- International Organizations & DemocracyThe OAU and Elections
In October 1991, the secretary general of the Organization of African Unity (OAU) dispatched a five-member team to observe the presidential and legislative elections in Zambia. Upon arrival, the team met with resident African diplomats to explain the purposes of its mission. Several of the diplomats responded antagonistically, doubting the propriety of sending an observer mission to a sovereign African country and worrying that the Zambian precedent would require similar monitoring of all future African elections.
The OAU team answered by noting that Zambia's President Kenneth Kaunda, a founding member of the OAU, had invited them. In addition, since other international observers were already present, the OAU believed that an institutional African presence was important. The team also stressed the limited nature of their mandate, which was to demonstrate support for the process by their presence and to report to the secretary general regarding the conduct of the elections. They were not to offer a public assessment of the election process. Finally, the team commented on the dangers of internal conflict and increased refugee flows that failed elections might bring.
The OAU team's chilly reception in Zambia reflects the institutional and political difficulties that confront the OAU as it seeks to maneuver across the new political landscape of Africa. The OAU must decide whether to lend active support to democratic transitions throughout the continent, or to eschew such support for fear of violating the principle of nonintervention. The former option suggests the provision not only of election observers but also of sustained technical and material [End Page 55] assistance to key institutions including governments, election commissions, political parties, parliaments, judicial systems, and nongovernmental organizations.
Since the Zambian elections, the OAU has continued to send observer missions to African elections at the invitation of the governments involved. Compared to missions undertaken by the UN and nongovernmental organizations in African countries, the OAU teams so far have been small, and their political impact limited. At the same time, the OAU has institutionalized some of its political development activities by establishing a conflict-resolution unit and by organizing training programs in election monitoring for OAU personnel.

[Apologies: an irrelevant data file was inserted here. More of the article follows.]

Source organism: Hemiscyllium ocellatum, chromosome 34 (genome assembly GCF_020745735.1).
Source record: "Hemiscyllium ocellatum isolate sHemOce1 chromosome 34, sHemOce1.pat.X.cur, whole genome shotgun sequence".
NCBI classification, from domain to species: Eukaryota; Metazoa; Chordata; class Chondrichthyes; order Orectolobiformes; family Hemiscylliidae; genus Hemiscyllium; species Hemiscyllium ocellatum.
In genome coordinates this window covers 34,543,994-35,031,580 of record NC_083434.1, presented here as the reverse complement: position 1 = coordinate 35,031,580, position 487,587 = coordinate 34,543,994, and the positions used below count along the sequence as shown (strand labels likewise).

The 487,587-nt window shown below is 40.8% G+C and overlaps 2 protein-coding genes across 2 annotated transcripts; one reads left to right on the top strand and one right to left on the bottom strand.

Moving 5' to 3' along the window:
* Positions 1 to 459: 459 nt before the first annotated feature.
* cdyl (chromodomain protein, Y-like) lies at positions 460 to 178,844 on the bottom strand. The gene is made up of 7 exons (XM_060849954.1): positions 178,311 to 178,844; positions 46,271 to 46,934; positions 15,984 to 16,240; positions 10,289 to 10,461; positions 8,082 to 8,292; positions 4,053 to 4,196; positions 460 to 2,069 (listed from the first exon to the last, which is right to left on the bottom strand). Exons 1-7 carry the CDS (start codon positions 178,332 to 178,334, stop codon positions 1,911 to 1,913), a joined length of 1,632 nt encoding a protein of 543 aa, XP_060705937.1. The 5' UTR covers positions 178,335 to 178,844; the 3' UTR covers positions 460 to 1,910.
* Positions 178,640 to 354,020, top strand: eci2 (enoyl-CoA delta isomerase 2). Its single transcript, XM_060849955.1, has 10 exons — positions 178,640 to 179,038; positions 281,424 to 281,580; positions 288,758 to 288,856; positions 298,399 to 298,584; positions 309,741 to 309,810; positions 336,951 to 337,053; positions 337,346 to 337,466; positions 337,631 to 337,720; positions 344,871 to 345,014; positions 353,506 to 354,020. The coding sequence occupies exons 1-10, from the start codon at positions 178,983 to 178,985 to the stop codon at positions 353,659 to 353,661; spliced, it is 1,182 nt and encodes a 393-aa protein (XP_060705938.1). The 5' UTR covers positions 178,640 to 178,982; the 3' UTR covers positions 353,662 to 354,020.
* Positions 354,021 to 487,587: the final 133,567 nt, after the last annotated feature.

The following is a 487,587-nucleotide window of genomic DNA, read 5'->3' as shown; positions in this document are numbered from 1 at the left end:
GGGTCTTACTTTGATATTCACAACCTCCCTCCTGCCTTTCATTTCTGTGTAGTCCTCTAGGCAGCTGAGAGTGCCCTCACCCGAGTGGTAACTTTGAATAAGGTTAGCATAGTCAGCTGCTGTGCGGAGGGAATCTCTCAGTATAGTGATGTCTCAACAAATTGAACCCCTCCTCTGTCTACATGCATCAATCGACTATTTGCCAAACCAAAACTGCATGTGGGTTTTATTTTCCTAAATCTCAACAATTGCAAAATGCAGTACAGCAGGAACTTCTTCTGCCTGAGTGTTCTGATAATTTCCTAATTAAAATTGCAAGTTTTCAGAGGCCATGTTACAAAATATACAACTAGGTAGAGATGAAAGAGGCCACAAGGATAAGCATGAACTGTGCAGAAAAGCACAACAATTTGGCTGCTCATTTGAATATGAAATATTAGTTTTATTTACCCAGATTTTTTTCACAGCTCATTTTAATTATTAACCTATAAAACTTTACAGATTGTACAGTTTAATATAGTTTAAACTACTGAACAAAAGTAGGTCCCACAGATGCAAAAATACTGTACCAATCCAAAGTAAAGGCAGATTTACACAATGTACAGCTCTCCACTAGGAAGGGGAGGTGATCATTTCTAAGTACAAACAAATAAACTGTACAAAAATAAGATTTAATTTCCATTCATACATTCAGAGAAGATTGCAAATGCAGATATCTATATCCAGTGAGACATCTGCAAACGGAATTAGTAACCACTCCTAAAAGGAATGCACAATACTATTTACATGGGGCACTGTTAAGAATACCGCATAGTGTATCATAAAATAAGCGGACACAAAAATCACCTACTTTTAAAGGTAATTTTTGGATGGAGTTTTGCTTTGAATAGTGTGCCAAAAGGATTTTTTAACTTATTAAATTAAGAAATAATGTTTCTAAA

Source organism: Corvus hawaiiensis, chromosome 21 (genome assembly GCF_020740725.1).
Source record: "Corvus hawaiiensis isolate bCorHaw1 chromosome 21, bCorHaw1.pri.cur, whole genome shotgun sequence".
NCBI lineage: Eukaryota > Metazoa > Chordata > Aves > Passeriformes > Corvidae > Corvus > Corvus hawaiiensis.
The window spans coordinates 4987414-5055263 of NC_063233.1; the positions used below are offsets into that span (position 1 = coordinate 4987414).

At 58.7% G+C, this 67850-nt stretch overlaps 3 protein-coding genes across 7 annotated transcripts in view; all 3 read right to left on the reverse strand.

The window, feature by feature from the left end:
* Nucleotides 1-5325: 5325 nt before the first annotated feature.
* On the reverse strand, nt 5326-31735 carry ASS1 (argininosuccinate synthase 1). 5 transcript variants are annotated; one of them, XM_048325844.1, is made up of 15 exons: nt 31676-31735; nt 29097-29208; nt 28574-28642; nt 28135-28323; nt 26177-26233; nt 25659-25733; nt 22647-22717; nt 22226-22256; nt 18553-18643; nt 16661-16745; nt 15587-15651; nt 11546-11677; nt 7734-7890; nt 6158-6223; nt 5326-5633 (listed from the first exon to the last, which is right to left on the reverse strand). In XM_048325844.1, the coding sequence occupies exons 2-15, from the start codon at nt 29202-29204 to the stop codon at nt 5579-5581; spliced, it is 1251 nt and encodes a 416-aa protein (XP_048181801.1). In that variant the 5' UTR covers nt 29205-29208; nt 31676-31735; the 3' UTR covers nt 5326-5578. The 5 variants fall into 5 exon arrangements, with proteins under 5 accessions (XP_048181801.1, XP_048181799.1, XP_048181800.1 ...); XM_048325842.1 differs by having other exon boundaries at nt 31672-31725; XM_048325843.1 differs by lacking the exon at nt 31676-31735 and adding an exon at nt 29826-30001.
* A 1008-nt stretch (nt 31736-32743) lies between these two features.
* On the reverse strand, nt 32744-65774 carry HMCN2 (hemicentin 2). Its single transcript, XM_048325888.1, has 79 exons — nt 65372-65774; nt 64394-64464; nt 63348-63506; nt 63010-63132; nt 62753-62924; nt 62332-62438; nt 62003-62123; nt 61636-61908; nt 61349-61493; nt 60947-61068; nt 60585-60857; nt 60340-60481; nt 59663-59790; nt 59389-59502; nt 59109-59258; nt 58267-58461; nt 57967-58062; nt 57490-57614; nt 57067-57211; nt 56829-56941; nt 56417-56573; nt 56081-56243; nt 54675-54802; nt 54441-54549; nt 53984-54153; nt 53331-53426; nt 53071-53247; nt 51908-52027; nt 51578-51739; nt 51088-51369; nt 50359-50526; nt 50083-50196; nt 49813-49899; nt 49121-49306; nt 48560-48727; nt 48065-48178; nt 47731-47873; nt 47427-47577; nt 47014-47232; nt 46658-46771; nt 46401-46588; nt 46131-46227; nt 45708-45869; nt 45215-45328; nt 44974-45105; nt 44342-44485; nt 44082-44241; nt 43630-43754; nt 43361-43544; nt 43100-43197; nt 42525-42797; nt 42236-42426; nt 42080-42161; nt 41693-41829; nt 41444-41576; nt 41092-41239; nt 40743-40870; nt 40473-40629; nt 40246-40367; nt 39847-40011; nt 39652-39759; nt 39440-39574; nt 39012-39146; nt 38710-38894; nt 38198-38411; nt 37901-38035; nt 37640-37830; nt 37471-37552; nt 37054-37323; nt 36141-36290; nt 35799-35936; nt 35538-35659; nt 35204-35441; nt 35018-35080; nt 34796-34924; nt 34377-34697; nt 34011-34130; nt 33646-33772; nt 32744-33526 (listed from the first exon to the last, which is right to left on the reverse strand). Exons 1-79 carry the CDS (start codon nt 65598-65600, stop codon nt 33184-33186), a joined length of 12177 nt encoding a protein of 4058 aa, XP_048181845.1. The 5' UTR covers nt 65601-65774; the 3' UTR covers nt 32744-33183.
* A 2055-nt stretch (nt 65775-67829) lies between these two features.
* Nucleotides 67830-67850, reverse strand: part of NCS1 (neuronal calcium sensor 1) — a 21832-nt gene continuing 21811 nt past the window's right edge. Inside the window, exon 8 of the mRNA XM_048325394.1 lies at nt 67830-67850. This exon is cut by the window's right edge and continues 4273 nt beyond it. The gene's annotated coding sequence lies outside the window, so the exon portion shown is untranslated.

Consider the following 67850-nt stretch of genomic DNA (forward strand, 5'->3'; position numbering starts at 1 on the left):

A notable ambivalence exists within many African countries regarding the international community's role in promoting democracy and respect for human rights. In the 1950s and 1960s, before the OAU's inception, several African countries gained their independence following UN-sponsored referenda or elections. Even after the OAU's formation in 1963 and the adoption of one-party constitutions by many African states, governments in the region often welcomed the efforts of external actors to encourage and sustain multiparty elections as part of the decolonization process.
Most recently, the United Nations supervised the overall process for the 1989 constituent assembly elections in Namibia. The OAU also sent a team to observe the conduct of the elections. The team comprised ambassadors from 18 mostly nondemocratic African countries, who nonetheless sought to monitor the extent to which the elections complied with international standards of fairness and openness.
Outside of the decolonization context, however, a different attitude has prevailed. The OAU charter enshrines the principle of noninterference in the internal affairs of member states. Strict application of this precept has precluded OAU criticism of regimes that habitually violate human rights (except in the most extraordinary circumstances), and it has led to chronic weaknesses in OAU mechanisms for monitoring human rights, as detailed in the preceding article by Clement Nwankwo.
Equally significant, the transformation of multiparty political systems into one-party regimes during the 1970s prompted a unique approach to the internationally recognized right of political participation designed to suit the new rulers. Thus the 1981 African Charter on Human and Peoples' Rights—unlike the Universal Declaration of Human Rights and other human rights instruments—says nothing about "periodic and genuine elections" as the basis for determining "the will of the people" in choosing their government.
The movement toward multiparty democracy in Africa since 1990, however, has required a reevaluation of attitudes within the OAU. The organization also has been stung by criticism that it has not effectively prevented the many wars or mitigated the severe economic deprivation...